Saturday, November 18, 2006
Noon to 4 p.m.
Woods Hole Oceanographic Institution
Woods Hole, MA 02543
The colloquium is open to the public.
On August 29, 2005 Hurricane Katrina made landfall on the Gulf Coast of the United States, causing extensive damage to coastal communities in Mississippi, Louisiana, and Alabama. By late morning of August 29 the storm had caused several sections of the levee system in New Orleans to collapse. Subsequent flooding over ~80% of the city, much of which lies below sea level, resulted in widespread damage. By September 6 breaks in the levee system had been repaired and efforts to pump out the floodwaters were underway, with the last of them pumped in mid October of 2005. The volume of the floodwaters has been estimated at 95 billion liters. Because of the configuration of the dewatering pumps, most of the water was discharged to Lake Pontchartrain, directly north of the city. Initial concerns regarding human health safety were related to outbreaks within the city due to the flood waters, and have evolved to include the impact of the dewatering on the lake and the potential for pathogens to persist in dried floodwater sediments.
The conditions resulting from the tragedy in New Orleans represented a possible “worst case” scenario for contamination of coastal and estuarine waters. What we learn from the analysis of samples taken there can help us to understand and predict what could happen in other coastal areas. Based on the characteristics of pollution sources in the flooded areas of New Orleans, it was likely that the floodwaters contained high concentrations of sewage-derived pathogens, nutrients (nitrogen and phosphorus), toxic organic chemicals, and biochemical oxygen demand (BOD). The potential impact of the transfer of this contaminated water to Lake Pontchartrain, both immediate and long term, was unkown.
Three of the recently established National Science Foundation (NSF) - National Institute of Environmental Health Science (NIEHS) Centers for Oceans and Human Health (Miami, Hawaii and Woods Hole) teamed with researchers at Louisiana State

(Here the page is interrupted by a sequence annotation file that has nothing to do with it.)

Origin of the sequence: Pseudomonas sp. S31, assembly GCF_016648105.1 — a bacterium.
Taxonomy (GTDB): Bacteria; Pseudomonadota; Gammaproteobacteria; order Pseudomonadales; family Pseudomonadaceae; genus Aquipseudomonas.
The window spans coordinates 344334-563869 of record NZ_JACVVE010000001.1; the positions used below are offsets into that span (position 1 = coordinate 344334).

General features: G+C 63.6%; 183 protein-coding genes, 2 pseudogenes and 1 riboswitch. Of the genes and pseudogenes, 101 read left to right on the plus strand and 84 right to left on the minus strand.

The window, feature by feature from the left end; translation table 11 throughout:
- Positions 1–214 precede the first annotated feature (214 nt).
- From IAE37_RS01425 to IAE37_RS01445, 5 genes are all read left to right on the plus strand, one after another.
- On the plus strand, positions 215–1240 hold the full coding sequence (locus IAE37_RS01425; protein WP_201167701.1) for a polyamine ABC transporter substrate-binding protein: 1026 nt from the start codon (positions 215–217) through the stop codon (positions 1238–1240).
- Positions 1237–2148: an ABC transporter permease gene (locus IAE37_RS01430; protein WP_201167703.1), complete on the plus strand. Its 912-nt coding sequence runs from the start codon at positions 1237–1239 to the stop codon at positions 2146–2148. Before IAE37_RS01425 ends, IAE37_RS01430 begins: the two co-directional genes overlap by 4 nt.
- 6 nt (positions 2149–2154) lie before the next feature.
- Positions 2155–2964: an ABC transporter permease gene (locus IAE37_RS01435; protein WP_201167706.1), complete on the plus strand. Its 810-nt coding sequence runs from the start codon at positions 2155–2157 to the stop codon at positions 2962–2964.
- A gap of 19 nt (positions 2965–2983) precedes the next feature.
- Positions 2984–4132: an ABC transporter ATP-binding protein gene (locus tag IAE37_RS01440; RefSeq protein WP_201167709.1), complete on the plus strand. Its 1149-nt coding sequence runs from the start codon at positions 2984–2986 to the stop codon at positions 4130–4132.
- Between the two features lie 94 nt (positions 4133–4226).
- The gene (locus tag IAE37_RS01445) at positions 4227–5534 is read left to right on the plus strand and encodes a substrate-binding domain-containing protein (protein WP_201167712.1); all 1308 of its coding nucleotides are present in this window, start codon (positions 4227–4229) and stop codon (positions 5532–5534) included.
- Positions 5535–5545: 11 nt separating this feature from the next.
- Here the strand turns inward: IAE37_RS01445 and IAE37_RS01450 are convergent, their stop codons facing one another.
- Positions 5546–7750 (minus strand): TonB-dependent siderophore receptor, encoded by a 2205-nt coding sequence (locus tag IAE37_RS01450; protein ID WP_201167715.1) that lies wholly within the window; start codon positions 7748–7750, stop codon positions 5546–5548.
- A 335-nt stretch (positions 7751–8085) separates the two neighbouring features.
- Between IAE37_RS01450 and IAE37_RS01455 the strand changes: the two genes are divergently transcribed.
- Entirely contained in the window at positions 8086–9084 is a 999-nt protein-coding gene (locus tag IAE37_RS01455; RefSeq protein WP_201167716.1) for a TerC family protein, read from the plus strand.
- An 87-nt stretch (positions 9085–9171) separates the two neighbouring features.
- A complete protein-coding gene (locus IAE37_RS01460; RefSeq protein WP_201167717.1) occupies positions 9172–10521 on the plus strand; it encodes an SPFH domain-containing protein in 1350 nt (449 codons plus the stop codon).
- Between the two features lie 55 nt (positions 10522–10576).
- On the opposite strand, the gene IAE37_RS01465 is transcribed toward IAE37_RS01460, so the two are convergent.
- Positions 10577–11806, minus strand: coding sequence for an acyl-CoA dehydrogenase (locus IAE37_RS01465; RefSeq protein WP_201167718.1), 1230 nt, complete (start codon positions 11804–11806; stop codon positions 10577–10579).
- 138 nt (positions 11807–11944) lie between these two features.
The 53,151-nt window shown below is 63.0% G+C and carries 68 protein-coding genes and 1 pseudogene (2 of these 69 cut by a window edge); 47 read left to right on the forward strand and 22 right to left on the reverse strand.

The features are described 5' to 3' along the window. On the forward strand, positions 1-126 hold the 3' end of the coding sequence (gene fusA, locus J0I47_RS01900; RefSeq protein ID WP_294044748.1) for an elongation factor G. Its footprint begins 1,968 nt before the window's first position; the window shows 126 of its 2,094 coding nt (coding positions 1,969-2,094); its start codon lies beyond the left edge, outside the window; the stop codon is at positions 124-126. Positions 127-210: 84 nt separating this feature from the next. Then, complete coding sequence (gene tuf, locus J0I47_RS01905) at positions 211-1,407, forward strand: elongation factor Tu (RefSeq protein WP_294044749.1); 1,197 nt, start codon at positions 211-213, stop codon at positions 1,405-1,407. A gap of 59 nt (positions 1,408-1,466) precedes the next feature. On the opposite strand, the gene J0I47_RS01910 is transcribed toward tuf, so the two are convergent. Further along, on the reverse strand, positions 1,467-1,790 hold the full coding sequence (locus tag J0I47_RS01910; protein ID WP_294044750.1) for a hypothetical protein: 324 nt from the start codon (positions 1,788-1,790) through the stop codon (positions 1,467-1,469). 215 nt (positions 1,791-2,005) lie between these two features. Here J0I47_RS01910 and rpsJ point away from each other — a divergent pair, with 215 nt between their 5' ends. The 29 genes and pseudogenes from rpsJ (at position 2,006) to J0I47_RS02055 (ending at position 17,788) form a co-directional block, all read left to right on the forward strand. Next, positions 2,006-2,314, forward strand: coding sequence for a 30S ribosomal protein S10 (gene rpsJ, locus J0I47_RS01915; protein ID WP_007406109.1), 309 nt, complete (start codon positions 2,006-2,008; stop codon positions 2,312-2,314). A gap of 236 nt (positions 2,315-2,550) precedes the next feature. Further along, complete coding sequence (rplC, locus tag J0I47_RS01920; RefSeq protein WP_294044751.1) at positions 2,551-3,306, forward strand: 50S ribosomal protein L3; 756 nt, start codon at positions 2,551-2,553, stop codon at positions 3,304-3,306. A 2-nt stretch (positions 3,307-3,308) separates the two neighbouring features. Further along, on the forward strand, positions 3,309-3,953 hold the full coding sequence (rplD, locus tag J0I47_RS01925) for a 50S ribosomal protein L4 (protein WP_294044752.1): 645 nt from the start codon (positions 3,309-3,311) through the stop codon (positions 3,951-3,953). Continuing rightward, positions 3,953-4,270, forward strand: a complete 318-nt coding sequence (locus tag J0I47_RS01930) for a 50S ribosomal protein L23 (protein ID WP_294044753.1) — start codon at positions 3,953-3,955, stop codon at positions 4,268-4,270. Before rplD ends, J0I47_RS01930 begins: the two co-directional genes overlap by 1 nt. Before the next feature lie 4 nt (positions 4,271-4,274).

University to study the impact of the New Orleans dewatering operation on the Lake Pontchartrain ecosystem. The researchers set out to determine the presence, abundance and fate of selected human pathogens and sewage indicators in the water and sediment of Lake Pontchartrain in the weeks and months following floodwater pumping.
These NSF Small Grants for Exploratory Research (SGER) projects have been a highly collaborative effort, in which the
sum of the individual research projects can provide a complete picture of the human microbial pathogens in hurricane floodwaters. The purposes of this colloquium are to:
- Provide a forum for the SGER researchers to discuss, summarize and present their combined research results to the public.
- Promote a series of standard rapid response microbial protocols that are derived from the group’s sampling efforts
the public in the discussion of public health issues that potentially
result from hurricane impacts to the coastal environment.
Speakers and Discussion Panel
Woods Hole Center for Oceans and Human Health
Dr. Linda Amaral-Zettler Marine Biological Laboratory
Dr. Rebecca Gast Woods Hole Oceanographic Institution
Louisiana State University School of the Coast and Environment
Dr. Aixin Hou
Dr. Edward Laws, Dean
Oceans and Human Health Center - University of Miami
Dr. Maribeth Gidley
Dr. Lisa Pitman
Dr. Christopher Sinigalliano
Dr. Helena Solo-Gabriele
Pacific Research Center for Marine Biomedicine
Dr. Grieg Steward
Louisiana State University Hurricane Center
Dr. Marc Levitan, Director
Dr. Rebecca J. Gast, Biology Department and Woods Hole Center for Oceans and Human Health, WHOI
The colloquium is being sponsored by the Elisabeth and Henry Morss, Jr. Colloquia Fund of the Woods Hole Oceanographic Institution. Please contact Bonnie Cormier (bcormier) for further information.